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Tina Fey Admission Interview About Mommy Blogs and Parenting

Tina Fey Shares Her Fear of Mommy Chat Rooms and Our Need to Be Validated as Parents

It's hard not to fall instantly in love with Tina Fey. She's wicked smart, obviously funny, and a mom of two — Alice, 7, and Penelope, 1 — dealing with bake sales and working motherhood, just like us. From her time as the first female head writer (and series regular) on Saturday Night Live to her multiple roles as the creator and star of 30 Rock, she's kept us laughing our way through political cycles and television studio politics. Now, she's taking a romantic comedy turn in Admission (in theaters March 22) as a Princeton University admissions officer who must face an applicant who could be the son she gave up for adoption 18 years ago. Lest you think the story becomes sappy, keep in mind that Tina stars alongside Paul Rudd in the flick, so the wisecracks fly nonstop.

I spent some time with the film's stars at a roundtable and asked them about their own experiences with parenting, where they turn for advice, and how realistic it is that our kids could actually attend Princeton. First up, Tina's thoughts.

There was a spot-on scene in the last 30 Rock where — as a new mom — you join an online chat group for moms and get into a catfight. Do you go to mommy blogs in real life?
That was definitely built on experience with things I have seen. I have never . . . I don't know how to post on any of those. So I promise you I have never posted. I have seen people pretending to be me post on Urban Baby. I had a friend call me and say, "Are you on Urban Baby?" I said no. I didn't know what that was. I do think some of them — Urban Baby specifically — have some of the worst human behavior I've ever seen in my life. Terrible. There is no one running [those sites] or they would fix it.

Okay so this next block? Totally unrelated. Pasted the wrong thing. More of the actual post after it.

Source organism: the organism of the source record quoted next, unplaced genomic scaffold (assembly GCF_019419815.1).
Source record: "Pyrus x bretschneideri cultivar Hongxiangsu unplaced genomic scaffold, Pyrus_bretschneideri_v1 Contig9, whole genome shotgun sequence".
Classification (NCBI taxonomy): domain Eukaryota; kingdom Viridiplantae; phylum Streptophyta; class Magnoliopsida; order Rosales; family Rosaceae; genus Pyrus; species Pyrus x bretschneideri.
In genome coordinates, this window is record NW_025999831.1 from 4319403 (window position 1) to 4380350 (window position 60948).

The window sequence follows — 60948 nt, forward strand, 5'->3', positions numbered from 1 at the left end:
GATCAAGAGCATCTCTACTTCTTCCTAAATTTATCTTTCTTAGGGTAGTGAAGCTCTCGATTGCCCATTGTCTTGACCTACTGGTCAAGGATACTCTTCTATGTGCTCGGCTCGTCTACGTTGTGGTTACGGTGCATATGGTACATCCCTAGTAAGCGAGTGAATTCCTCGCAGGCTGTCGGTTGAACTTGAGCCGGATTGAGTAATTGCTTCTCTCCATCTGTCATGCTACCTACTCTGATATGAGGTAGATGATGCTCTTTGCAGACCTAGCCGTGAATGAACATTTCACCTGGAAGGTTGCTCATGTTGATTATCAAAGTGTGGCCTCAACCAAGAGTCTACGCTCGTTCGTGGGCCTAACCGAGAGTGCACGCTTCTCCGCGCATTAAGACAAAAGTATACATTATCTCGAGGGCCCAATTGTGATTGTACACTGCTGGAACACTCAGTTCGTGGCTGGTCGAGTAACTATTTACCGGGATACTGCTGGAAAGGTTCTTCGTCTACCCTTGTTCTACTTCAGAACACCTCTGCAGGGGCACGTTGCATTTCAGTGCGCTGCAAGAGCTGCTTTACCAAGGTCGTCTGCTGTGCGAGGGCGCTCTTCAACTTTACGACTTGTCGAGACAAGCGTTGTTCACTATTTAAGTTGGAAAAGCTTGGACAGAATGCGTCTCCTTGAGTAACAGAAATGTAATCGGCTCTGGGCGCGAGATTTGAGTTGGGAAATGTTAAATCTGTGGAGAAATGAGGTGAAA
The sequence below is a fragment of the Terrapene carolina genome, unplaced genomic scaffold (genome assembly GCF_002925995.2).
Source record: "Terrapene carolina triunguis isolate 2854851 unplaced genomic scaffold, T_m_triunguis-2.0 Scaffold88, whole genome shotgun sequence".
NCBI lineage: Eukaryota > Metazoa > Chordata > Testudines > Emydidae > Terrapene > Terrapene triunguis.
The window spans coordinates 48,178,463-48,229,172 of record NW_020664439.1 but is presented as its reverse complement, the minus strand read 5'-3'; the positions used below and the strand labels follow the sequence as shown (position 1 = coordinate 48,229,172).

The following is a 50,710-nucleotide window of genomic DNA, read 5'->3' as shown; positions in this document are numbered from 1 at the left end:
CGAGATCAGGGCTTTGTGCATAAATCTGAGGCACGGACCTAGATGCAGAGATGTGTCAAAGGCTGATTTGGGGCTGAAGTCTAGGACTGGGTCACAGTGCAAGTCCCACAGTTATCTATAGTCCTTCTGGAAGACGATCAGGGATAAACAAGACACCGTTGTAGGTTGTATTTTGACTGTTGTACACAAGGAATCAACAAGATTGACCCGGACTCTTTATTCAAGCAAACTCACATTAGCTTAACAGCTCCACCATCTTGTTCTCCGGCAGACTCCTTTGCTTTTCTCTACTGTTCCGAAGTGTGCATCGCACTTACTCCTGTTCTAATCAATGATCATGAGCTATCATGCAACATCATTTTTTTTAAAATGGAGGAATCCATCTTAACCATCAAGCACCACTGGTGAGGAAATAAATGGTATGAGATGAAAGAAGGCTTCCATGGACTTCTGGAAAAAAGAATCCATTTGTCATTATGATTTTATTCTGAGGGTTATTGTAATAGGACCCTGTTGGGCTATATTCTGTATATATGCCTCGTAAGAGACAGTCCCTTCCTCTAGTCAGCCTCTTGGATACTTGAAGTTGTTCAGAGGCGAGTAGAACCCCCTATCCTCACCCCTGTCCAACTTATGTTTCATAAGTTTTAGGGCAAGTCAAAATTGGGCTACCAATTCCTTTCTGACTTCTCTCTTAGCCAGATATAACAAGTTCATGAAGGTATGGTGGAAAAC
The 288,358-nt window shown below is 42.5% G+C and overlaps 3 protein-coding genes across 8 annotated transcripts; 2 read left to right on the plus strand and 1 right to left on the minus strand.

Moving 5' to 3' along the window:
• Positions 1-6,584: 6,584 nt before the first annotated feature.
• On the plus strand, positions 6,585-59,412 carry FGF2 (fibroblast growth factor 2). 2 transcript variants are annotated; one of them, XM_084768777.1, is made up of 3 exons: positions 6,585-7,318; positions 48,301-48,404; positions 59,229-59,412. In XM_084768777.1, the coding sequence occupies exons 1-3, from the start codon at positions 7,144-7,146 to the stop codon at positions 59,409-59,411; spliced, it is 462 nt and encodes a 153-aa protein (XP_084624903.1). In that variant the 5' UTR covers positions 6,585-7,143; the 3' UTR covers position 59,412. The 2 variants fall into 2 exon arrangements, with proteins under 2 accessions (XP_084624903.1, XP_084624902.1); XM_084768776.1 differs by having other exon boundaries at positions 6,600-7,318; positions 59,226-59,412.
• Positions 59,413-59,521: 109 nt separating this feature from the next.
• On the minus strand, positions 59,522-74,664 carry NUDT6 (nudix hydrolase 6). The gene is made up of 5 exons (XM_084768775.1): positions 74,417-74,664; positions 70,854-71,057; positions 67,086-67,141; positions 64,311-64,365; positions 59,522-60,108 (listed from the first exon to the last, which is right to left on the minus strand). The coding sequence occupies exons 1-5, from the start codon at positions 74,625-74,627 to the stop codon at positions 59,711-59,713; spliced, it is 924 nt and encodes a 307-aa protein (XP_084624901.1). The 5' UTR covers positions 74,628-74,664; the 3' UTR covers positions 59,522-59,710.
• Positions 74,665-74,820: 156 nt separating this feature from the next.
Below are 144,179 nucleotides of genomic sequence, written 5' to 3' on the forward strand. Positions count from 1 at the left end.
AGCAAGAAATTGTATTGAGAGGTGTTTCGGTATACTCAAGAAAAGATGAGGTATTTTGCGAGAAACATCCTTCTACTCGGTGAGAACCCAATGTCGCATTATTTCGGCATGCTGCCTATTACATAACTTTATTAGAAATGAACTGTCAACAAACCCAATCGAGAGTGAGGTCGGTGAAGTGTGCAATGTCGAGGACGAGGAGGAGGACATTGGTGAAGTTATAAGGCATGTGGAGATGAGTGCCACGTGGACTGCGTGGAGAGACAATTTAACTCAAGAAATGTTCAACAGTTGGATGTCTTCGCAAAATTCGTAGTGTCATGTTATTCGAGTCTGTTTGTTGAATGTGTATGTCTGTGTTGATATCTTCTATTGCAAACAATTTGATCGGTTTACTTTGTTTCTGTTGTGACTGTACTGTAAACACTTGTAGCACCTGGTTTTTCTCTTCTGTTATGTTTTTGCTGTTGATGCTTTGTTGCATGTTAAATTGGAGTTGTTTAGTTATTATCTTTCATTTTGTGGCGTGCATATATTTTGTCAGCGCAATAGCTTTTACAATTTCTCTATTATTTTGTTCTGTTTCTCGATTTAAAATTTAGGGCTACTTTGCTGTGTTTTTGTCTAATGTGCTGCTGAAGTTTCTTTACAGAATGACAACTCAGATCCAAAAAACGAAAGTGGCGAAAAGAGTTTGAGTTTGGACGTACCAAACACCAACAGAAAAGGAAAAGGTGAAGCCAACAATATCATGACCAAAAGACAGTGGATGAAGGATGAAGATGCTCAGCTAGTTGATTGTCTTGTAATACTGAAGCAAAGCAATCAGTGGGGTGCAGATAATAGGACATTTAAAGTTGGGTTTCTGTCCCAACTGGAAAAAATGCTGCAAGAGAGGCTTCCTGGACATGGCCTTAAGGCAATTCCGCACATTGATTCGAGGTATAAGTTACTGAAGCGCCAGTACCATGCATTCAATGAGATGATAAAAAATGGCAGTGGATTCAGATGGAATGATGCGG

At one point in the film, Portia says where your kid gets into college is a reflection of your parenting. Do you think that's true?
I do think the line is very true. People think it is a referendum on their parenting, it's about how well they did. It's a dangerous trap that we all fall into. Like, I will go too far, like, "we're going to make the nicest cookies for the cookie thing." And then later they are on the ground and it doesn't matter. I think avoiding those kind of traps and just trying to be present for your children is best. It’s a lifelong lesson that I keep trying to learn.

What do you know now that you didn't before you had kids?
I think when your kids are really little, you just think, OK, I am going to look at What to Expect the First Year. But I got into a rut. I would still be treating the 11-month-old with the routine I had set up at 6 months. You kinda learn the longer you do it that their needs keep changing what they need and what they're capable of.

Your daughter Alice is in grade school. Do you think it's harder to get into Princeton or an NYC kindergarten?
A New York City kindergarten, for sure! There's so many kids on this little island. Plus, how can you possibly evaluate a 5-year-old? What if you take them that day and have to poop? If they have to poop, it’s over.

Keep reading for more of our interview with Tina Fey, including what interested her most about her new role.

What about this "mommy role" in Admission interested you?
There are so many roles where women are chasing motherhood and desperate to be mothers. I thought it was very interesting that this character was very clear that she did not want to be a mother and she did not want to be married or experience any of that, and she has to face the reality of this person does exist. So how is that going to work within your life? It was a nice thing I hadn't seen before.

What did you learn about getting your kid into Princeton when they come of age?
Hopefully what we've learned is that it doesn't matter if they don't get into Princeton. They will learn a lot in the Army.

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